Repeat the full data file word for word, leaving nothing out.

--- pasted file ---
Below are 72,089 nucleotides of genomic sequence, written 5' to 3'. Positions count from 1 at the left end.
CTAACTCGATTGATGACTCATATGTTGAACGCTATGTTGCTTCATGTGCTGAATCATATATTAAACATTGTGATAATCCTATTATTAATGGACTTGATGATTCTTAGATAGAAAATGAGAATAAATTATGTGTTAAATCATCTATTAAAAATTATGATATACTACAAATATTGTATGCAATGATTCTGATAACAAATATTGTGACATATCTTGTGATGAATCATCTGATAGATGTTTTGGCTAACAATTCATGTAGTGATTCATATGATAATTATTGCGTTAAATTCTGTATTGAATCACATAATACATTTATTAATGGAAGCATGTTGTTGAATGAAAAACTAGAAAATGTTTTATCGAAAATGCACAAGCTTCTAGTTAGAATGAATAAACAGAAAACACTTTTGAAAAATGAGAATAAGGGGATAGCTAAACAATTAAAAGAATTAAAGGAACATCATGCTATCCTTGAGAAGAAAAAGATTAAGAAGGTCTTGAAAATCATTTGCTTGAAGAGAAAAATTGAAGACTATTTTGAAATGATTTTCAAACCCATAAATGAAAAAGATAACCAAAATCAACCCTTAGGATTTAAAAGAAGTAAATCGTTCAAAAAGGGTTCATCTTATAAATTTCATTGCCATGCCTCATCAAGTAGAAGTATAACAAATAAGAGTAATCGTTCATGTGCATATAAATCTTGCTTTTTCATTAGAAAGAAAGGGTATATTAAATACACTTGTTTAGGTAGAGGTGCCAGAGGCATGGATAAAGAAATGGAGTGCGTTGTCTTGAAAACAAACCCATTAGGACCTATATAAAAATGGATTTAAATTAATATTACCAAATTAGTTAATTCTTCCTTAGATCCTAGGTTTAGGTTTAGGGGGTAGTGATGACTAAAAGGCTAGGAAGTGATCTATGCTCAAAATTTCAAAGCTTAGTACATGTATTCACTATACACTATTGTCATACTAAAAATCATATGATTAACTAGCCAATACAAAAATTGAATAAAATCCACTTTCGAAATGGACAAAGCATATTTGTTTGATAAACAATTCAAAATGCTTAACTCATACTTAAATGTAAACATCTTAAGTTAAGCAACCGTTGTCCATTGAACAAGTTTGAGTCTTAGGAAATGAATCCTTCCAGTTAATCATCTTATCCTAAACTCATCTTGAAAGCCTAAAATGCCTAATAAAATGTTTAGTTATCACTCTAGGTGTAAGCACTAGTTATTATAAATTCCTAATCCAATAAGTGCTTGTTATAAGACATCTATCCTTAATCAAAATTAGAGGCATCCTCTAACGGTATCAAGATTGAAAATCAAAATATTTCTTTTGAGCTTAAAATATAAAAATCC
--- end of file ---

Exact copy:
Below are 72,089 nucleotides of genomic sequence, written 5' to 3'. Positions count from 1 at the left end.
CTAACTCGATTGATGACTCATATGTTGAACGCTATGTTGCTTCATGTGCTGAATCATATATTAAACATTGTGATAATCCTATTATTAATGGACTTGATGATTCTTAGATAGAAAATGAGAATAAATTATGTGTTAAATCATCTATTAAAAATTATGATATACTACAAATATTGTATGCAATGATTCTGATAACAAATATTGTGACATATCTTGTGATGAATCATCTGATAGATGTTTTGGCTAACAATTCATGTAGTGATTCATATGATAATTATTGCGTTAAATTCTGTATTGAATCACATAATACATTTATTAATGGAAGCATGTTGTTGAATGAAAAACTAGAAAATGTTTTATCGAAAATGCACAAGCTTCTAGTTAGAATGAATAAACAGAAAACACTTTTGAAAAATGAGAATAAGGGGATAGCTAAACAATTAAAAGAATTAAAGGAACATCATGCTATCCTTGAGAAGAAAAAGATTAAGAAGGTCTTGAAAATCATTTGCTTGAAGAGAAAAATTGAAGACTATTTTGAAATGATTTTCAAACCCATAAATGAAAAAGATAACCAAAATCAACCCTTAGGATTTAAAAGAAGTAAATCGTTCAAAAAGGGTTCATCTTATAAATTTCATTGCCATGCCTCATCAAGTAGAAGTATAACAAATAAGAGTAATCGTTCATGTGCATATAAATCTTGCTTTTTCATTAGAAAGAAAGGGTATATTAAATACACTTGTTTAGGTAGAGGTGCCAGAGGCATGGATAAAGAAATGGAGTGCGTTGTCTTGAAAACAAACCCATTAGGACCTATATAAAAATGGATTTAAATTAATATTACCAAATTAGTTAATTCTTCCTTAGATCCTAGGTTTAGGTTTAGGGGGTAGTGATGACTAAAAGGCTAGGAAGTGATCTATGCTCAAAATTTCAAAGCTTAGTACATGTATTCACTATACACTATTGTCATACTAAAAATCATATGATTAACTAGCCAATACAAAAATTGAATAAAATCCACTTTCGAAATGGACAAAGCATATTTGTTTGATAAACAATTCAAAATGCTTAACTCATACTTAAATGTAAACATCTTAAGTTAAGCAACCGTTGTCCATTGAACAAGTTTGAGTCTTAGGAAATGAATCCTTCCAGTTAATCATCTTATCCTAAACTCATCTTGAAAGCCTAAAATGCCTAATAAAATGTTTAGTTATCACTCTAGGTGTAAGCACTAGTTATTATAAATTCCTAATCCAATAAGTGCTTGTTATAAGACATCTATCCTTAATCAAAATTAGAGGCATCCTCTAACGGTATCAAGATTGAAAATCAAAATATTTCTTTTGAGCTTAAAATATAAAAATCC